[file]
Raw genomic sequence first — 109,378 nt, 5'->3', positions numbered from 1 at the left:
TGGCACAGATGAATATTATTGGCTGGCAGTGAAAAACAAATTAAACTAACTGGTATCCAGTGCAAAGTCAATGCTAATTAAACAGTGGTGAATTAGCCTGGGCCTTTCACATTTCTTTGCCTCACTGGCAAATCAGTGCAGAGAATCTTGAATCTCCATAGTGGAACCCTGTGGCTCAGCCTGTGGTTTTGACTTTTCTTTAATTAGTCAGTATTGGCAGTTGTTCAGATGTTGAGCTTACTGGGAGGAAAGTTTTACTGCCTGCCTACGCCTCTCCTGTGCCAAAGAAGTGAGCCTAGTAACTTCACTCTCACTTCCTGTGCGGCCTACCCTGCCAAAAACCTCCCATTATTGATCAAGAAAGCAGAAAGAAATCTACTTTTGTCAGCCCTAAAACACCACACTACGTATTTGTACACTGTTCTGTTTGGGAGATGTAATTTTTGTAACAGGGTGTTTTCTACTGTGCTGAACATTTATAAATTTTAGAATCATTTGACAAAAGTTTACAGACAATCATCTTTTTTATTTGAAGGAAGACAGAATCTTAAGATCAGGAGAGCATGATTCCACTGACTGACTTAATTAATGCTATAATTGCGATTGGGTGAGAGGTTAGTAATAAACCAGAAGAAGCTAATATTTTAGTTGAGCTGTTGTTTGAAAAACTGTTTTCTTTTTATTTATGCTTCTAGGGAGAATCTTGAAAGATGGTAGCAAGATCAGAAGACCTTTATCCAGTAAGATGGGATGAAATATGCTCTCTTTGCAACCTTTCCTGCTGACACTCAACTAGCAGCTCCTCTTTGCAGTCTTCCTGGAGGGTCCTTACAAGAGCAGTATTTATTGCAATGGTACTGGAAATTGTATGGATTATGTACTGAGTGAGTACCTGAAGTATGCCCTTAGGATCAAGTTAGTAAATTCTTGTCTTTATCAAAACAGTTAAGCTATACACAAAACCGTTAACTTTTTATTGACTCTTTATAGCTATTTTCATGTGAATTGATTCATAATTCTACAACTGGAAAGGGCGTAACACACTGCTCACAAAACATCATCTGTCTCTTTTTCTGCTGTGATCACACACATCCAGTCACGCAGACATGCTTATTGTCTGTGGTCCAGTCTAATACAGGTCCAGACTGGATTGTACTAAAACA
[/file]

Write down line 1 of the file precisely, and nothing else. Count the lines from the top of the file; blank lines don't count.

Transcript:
Raw genomic sequence first — 109,378 nt, 5'->3', positions numbered from 1 at the left: